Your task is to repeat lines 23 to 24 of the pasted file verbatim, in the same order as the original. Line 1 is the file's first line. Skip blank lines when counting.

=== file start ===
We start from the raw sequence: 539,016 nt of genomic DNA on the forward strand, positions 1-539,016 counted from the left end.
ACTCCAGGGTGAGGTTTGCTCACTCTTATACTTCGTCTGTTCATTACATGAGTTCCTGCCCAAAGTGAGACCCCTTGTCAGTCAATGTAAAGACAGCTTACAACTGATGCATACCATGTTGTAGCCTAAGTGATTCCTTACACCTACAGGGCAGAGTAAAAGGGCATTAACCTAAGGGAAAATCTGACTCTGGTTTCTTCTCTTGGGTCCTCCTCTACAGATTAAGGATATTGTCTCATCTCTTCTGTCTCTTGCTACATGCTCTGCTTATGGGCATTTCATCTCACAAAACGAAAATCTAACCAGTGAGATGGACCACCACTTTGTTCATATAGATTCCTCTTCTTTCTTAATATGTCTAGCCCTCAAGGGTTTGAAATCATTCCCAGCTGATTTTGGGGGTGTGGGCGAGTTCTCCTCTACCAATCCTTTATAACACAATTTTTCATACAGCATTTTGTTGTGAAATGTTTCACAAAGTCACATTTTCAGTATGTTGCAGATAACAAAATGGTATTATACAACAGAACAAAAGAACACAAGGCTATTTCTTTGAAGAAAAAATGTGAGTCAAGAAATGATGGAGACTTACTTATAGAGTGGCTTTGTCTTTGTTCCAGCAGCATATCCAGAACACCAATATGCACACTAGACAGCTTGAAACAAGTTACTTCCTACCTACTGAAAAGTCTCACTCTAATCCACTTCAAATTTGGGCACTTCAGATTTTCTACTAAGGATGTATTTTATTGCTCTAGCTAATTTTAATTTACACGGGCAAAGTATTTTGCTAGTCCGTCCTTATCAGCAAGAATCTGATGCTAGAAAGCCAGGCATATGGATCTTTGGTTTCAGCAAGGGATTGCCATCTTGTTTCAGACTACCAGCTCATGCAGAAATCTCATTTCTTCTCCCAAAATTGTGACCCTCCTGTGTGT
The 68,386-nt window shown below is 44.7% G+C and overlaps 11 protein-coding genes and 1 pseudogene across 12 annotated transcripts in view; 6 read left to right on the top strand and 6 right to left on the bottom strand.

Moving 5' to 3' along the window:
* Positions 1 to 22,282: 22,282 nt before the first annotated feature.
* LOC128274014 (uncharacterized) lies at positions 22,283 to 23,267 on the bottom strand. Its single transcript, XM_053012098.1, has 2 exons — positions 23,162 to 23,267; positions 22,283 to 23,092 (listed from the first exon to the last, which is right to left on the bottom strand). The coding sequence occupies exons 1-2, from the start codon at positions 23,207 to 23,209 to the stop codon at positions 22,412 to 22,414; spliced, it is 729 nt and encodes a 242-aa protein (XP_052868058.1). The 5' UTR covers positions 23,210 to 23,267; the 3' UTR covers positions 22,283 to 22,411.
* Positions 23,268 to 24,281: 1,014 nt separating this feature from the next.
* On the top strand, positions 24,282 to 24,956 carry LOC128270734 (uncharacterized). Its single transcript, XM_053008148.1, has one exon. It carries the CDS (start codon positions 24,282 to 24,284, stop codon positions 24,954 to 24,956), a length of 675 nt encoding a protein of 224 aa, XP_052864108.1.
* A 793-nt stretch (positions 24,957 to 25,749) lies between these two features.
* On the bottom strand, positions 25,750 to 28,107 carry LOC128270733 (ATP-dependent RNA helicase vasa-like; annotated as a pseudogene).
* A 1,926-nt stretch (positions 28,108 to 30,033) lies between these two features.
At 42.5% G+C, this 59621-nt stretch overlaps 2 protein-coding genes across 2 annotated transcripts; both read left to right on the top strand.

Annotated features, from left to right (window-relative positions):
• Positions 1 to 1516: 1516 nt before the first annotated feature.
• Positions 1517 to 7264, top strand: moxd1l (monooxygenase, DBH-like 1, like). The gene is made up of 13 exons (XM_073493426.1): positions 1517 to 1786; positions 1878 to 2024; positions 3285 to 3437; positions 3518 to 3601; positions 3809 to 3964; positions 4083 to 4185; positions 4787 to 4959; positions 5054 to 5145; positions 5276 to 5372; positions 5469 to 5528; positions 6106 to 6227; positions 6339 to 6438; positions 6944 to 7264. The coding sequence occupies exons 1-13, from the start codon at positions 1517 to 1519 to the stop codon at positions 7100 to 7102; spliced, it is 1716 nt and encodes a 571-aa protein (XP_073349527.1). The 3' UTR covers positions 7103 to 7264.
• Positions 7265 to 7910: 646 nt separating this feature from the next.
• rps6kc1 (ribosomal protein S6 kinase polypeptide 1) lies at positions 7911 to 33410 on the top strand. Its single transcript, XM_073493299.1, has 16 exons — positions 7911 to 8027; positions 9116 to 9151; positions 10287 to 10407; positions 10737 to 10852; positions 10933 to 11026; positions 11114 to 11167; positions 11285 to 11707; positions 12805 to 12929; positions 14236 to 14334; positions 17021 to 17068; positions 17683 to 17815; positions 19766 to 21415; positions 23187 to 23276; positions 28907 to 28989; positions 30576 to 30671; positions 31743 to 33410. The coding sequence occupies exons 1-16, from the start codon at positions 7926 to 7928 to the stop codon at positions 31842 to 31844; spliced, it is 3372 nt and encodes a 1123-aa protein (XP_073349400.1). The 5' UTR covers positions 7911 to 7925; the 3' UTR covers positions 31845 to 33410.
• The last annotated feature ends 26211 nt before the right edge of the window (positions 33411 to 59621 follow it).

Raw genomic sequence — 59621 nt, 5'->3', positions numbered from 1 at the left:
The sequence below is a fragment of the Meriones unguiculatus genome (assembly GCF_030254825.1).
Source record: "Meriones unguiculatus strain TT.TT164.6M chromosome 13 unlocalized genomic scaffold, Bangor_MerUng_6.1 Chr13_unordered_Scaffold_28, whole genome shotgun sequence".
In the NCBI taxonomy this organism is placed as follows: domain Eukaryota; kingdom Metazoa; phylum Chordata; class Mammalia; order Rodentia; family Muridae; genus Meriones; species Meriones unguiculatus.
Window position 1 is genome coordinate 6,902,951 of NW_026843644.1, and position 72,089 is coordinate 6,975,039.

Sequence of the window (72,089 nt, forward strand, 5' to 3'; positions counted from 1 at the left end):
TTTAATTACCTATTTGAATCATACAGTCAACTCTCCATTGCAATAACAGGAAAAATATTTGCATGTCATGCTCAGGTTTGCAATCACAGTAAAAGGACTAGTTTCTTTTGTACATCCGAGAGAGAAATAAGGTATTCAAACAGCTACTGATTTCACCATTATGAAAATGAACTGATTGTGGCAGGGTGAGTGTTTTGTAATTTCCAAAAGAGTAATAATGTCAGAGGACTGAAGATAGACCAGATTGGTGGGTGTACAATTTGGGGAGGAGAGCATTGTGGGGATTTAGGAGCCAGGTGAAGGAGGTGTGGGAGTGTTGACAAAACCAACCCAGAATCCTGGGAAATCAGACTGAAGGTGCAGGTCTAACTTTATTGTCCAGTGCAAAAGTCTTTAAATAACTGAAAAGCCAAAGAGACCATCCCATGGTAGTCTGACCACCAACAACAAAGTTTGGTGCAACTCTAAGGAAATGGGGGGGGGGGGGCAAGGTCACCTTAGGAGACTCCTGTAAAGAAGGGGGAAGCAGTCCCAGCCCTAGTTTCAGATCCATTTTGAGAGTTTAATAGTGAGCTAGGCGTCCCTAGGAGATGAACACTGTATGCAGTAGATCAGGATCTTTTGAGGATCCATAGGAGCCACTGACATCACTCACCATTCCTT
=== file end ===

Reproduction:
Window position 1 is genome coordinate 6,902,951 of NW_026843644.1, and position 72,089 is coordinate 6,975,039.

Sequence of the window (72,089 nt, forward strand, 5' to 3'; positions counted from 1 at the left end):